News of travel ban end leads Saudis to seek out flight options

JEDDAH: Saturday was a busy day of bookings for travel agencies in the Kingdom and they are expecting bumper business ahead following news that international flights will resume for Saudis on March 31.

The Ministry of Interior said on Friday that citizens would be permitted to travel to and from the country from that date, when international flights will also resume.

Al-Maha United Travel has seen high demand for trips to Dubai, London and the US.

“We received many queries on phone calls, our social media accounts and had walk-in clients as well,” the agency’s corporate and holiday supervisor Fawad Iqbal told Arab News. “It was great news after a long time (of waiting) as we suffered the last 10 months without international travel and (with) tourism suspension.”

Flights resume around two weeks before the start of Ramadan, but Iqbal said that the timing should not restrict or slow down bookings in any way.

“I believe it will not (have an) affect as mostly everyone is desperate to travel outside the country, citizens and residents alike. It will boom if the other countries will allow tourists to enter, as many countries have restrictions to allow entry to tourists.”

He said that Saudi Arabia’s travel restrictions had been aimed at ensuring people’s safety in the country, and he welcomed the government’s swift response to the pandemic.

“The Kingdom has done a lot of effort to fight this pandemic and we are grateful and thankful to King Salman and Crown Prince Mohammed bin Salman for all these wonderful plans and management.”

Saudis had different approaches to their future travel plans upon learning of Friday’s decision. Some booked flights right away, while others preferred to wait until restrictions were lifted around the world to make the most of their vacation.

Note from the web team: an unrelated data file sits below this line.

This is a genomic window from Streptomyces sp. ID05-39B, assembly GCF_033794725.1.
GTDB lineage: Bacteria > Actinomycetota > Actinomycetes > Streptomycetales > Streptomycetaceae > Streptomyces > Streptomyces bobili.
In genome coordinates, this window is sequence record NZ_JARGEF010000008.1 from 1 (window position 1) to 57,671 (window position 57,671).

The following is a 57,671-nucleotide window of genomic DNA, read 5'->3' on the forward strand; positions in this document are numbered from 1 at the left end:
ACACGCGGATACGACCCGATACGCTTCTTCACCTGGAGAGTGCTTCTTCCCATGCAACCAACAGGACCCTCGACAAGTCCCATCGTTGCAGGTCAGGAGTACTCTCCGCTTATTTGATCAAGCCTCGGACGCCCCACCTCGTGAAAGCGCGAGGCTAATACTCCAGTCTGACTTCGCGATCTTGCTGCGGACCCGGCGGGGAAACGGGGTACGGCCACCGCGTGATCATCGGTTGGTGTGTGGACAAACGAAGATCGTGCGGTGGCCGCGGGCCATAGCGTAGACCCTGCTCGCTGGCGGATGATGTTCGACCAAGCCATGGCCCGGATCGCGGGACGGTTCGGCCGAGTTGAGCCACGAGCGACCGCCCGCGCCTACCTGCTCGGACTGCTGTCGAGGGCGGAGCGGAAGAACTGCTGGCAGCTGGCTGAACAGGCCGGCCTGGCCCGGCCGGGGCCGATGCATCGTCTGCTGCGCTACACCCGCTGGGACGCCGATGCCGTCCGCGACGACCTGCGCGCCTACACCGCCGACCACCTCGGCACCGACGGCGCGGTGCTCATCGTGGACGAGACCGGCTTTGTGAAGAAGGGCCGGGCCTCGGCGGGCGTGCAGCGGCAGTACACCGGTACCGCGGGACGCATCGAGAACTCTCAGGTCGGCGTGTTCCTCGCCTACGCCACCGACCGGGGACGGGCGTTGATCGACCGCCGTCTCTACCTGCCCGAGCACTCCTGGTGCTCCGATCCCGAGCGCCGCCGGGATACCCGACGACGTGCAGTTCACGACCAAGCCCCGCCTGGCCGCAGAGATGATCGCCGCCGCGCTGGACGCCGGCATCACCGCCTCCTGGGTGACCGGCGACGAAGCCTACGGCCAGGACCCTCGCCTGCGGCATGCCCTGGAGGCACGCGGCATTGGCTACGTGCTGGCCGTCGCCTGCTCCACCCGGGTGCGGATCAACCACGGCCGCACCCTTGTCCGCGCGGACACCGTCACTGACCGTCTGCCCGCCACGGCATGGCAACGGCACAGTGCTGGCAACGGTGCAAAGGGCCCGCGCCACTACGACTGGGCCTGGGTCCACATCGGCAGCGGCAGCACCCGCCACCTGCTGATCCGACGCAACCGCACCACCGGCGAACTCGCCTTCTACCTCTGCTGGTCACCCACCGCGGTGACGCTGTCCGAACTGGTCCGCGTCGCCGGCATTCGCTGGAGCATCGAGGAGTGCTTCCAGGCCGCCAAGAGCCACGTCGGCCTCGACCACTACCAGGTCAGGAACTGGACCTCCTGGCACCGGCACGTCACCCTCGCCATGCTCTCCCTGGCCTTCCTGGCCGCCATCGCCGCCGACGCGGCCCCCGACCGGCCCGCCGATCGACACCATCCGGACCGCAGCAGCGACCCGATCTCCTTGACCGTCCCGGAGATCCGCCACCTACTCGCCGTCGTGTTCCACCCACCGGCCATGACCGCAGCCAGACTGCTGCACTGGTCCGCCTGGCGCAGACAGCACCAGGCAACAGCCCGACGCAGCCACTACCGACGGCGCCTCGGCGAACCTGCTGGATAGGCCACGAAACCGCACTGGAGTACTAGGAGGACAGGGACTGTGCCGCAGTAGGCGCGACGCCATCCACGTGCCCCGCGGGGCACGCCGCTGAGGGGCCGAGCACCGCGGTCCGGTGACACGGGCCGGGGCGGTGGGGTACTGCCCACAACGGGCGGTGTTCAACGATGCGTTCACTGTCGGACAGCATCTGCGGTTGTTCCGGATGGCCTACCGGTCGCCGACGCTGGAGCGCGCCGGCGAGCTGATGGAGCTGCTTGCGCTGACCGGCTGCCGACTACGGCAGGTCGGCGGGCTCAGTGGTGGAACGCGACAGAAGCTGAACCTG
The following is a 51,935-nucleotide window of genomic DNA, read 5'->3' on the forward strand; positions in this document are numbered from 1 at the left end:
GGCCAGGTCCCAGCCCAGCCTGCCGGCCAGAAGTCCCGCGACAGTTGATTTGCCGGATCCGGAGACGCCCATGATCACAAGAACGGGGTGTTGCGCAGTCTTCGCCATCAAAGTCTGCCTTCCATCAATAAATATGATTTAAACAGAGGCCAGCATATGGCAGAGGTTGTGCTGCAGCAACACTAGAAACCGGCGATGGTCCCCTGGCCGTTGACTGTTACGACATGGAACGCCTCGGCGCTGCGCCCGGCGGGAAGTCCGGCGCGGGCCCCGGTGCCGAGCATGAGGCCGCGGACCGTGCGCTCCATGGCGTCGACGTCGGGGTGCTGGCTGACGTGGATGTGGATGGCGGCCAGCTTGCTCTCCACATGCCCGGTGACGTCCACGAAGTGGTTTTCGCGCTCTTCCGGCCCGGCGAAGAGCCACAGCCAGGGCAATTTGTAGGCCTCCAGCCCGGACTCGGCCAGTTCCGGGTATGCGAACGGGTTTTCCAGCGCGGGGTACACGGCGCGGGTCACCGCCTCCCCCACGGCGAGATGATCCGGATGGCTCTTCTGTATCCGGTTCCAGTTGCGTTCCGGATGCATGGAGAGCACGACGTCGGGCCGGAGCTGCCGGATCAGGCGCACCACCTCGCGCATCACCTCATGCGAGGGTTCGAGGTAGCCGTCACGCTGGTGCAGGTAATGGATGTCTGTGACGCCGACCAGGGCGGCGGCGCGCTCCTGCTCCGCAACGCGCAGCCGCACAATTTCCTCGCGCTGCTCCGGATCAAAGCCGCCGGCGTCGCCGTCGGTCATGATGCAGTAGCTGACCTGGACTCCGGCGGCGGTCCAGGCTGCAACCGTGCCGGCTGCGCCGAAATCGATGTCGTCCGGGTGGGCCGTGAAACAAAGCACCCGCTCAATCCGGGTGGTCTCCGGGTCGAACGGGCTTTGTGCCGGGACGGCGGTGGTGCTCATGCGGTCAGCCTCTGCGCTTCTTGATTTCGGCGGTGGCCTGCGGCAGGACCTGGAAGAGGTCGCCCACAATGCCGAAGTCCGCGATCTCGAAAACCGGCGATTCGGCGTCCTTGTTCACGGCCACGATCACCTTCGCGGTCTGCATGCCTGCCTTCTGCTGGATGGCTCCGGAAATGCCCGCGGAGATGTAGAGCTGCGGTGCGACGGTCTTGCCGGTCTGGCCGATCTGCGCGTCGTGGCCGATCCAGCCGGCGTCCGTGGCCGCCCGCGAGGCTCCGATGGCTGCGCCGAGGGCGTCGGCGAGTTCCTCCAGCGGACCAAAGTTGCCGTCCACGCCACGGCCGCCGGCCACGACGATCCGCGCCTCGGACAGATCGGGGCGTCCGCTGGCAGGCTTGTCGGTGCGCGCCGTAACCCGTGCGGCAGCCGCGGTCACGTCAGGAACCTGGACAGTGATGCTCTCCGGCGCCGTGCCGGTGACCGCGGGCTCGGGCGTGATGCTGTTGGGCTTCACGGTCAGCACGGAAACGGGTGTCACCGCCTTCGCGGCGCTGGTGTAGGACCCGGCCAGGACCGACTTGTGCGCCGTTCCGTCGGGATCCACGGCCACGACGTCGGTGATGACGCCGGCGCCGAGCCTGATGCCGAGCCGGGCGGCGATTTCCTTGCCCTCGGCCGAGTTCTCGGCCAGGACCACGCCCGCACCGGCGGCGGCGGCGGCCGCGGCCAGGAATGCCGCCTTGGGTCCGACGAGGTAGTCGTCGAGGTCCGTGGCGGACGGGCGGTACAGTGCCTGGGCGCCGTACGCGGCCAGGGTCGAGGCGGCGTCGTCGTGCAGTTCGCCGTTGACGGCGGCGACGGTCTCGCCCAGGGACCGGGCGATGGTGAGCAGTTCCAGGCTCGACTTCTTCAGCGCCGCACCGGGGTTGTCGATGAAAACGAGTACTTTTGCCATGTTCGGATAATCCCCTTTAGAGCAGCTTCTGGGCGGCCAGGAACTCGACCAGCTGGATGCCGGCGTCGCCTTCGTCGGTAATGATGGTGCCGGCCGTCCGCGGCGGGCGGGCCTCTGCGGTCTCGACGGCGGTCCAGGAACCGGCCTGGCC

Airline bookings showed price hikes that varied between 50 to 300 percent for guest class reservations.

Nurse Ghufran Ahmed, 24, favored booking her flight at the end of the year or the beginning of 2022 because she felt that waiting a few more months would not make a difference.

“Lockdowns abroad played a big role in choosing to postpone my travel plans,” she told Arab News. “I would rather wait until all countries lift lockdowns and restrictions. What’s the point of traveling just to quarantine at a hotel for two weeks and so many places to visit are closed?”

HIGHLIGHTS

• The Ministry of Interior said on Friday that citizens would be permitted to travel to and from the country from March 31, when international flights will also resume.

• Flights resume around two weeks before the start of Ramadan.

• Airline bookings showed price hikes that varied between 50 to 300 percent for guest class reservations.

She also said that the point of going on vacation was to travel without worry and to experience activities not usually found in the Kingdom, adding: “I would like to go to a concert for sure, hiking, snorkeling, sports activities with groups.” Others were more eager to take off.

“I would like to travel in the first four to five days of the resumption of flights,” 24-year-old medical intern Sarah Eid told Arab News. “I haven’t booked yet, but that is my plan. We haven’t traveled in a year. The last time I traveled was in February 2020.”

She said she would travel to one of the Gulf countries because they were the safest option.

“I will travel to close countries, either the UAE, Qatar, Kuwait or Bahrain. I haven’t decided yet, but it will be the safest option because they are close and they have control over the spread of the virus just as good as we do in the Kingdom. The Kingdom, of course, has better control over it, but they are as close in containing it. Four to five days in one of these countries. I don’t need to travel far because I would worry about lockdowns.”

An official source at the Ministry of Interior said the decision to lift the travel ban was made following a drop in COVID-19 cases, the Saudi Press Agency reported, despite some countries experiencing a second or even third wave and the emergence of a new variant that spreads at a faster rate.